MILLER: And what about us? Is there something that we in the art-based activism community can do better or learn more about? At SEIU, I tend to look to our organizing campaigns and try to draw on lessons we’ve learned with organizing our community partners or bringing a different crop of people into our work and apply that to the way I do my own outreach.

DAVIS: I think that the arts can learn more about connectedness. How you connect different groups of people who aren’t the usual suspects. In some ways, art is good about that, but in other ways it doesn’t reach out into harder-hit communities. I think the arts can learn a lot about reaching into new communities and finding allies that they wouldn’t necessarily have. That’s funny in a way to say it. A lot of art really goes to the same folks over and over.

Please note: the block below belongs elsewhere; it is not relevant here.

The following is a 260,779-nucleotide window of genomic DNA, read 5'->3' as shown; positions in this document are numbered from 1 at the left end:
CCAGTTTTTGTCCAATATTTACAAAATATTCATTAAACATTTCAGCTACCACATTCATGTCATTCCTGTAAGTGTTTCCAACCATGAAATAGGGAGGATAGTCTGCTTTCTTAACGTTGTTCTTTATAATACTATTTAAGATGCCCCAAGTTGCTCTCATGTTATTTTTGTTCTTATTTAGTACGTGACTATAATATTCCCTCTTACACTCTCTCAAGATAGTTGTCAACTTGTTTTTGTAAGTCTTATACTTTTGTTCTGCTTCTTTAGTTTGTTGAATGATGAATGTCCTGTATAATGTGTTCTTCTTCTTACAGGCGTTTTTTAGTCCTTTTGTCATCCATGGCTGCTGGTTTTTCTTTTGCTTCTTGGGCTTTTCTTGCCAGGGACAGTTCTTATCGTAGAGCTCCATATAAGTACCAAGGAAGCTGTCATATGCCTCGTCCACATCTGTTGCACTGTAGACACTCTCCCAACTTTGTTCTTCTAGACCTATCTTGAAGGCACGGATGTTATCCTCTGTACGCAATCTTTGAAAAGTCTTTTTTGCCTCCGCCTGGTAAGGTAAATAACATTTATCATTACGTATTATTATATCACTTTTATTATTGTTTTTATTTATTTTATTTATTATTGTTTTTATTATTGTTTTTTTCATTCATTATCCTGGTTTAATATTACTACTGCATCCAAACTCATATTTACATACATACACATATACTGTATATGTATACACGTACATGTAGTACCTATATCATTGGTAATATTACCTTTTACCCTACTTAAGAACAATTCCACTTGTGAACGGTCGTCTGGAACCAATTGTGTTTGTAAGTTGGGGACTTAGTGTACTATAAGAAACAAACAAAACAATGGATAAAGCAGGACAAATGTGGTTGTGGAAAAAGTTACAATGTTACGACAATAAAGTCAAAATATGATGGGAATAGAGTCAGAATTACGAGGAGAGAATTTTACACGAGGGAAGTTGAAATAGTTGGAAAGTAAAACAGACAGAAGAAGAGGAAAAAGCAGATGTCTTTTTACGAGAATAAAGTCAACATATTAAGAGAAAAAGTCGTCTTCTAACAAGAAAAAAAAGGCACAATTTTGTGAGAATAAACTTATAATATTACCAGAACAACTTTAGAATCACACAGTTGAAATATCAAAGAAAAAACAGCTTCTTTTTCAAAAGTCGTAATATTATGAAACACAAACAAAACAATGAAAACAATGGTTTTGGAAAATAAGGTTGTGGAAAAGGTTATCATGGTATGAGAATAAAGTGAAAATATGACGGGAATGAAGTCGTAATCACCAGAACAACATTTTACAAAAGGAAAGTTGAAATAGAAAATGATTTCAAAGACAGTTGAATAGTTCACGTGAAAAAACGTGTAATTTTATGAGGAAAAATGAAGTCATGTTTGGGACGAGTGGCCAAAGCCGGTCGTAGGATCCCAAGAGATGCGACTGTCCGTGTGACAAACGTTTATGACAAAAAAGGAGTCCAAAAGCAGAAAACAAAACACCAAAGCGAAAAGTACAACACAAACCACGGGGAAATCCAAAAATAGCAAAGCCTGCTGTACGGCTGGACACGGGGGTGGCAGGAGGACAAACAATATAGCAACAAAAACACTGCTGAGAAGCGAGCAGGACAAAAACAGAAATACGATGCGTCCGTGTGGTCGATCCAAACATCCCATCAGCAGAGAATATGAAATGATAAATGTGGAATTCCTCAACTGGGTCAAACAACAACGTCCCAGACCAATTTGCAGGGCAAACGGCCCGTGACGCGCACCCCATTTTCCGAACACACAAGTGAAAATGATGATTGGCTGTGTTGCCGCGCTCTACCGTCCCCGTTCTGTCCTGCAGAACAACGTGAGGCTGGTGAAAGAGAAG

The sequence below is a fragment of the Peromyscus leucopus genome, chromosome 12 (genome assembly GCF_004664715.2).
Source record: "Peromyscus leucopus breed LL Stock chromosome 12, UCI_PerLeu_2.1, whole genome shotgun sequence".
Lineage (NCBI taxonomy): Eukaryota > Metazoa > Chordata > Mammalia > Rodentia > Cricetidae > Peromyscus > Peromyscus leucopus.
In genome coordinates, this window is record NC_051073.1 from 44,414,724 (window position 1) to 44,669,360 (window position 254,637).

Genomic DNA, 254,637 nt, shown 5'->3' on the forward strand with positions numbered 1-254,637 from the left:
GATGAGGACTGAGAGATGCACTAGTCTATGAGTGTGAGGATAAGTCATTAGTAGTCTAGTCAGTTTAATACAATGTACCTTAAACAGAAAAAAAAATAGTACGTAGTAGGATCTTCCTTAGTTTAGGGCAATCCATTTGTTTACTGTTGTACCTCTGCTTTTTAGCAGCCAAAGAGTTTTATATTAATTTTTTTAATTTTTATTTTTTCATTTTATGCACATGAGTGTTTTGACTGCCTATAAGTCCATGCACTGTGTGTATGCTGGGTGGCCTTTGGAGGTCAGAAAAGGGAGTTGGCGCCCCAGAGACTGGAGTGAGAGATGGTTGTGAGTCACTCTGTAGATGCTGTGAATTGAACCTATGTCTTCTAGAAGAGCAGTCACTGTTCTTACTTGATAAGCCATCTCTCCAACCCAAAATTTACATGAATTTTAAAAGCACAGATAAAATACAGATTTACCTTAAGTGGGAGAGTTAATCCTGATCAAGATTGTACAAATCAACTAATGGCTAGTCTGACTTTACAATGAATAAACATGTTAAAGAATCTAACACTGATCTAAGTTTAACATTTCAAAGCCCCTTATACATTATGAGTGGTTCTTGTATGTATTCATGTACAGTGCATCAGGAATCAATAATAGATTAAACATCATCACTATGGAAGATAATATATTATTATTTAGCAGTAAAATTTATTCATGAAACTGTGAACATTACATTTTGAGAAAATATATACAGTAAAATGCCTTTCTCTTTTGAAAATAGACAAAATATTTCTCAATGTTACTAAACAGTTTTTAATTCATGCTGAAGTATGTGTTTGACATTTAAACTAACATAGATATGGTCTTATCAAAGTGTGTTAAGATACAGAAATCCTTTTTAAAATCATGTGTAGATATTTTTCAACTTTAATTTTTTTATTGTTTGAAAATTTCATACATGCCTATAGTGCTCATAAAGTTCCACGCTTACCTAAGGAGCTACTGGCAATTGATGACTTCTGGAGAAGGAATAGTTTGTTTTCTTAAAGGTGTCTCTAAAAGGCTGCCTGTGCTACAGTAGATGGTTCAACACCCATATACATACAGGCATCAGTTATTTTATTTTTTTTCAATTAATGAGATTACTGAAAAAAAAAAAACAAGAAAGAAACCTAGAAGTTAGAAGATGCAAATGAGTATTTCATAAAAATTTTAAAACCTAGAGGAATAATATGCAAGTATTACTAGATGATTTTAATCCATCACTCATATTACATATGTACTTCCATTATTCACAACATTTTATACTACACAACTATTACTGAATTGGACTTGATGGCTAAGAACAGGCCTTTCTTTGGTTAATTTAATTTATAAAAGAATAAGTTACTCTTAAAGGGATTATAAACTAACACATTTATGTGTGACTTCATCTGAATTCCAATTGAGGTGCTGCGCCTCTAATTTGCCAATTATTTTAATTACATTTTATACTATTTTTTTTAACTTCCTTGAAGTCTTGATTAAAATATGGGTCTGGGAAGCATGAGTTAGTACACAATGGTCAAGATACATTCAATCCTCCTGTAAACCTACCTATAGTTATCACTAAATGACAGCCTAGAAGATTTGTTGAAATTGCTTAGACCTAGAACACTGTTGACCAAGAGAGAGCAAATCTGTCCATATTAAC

MILLER: We can do better about reaching more people. I think that’s where the power of building bridges between artists and activists really lies. Artists bring their work to harder-hit communities in the most significant and powerful way when it’s intentionally integrated into existing work in those communities.

*Saul David Alinsky, an organizer and writer who founded the Industrial Areas Foundation.

Original CAN/API publication: June 2008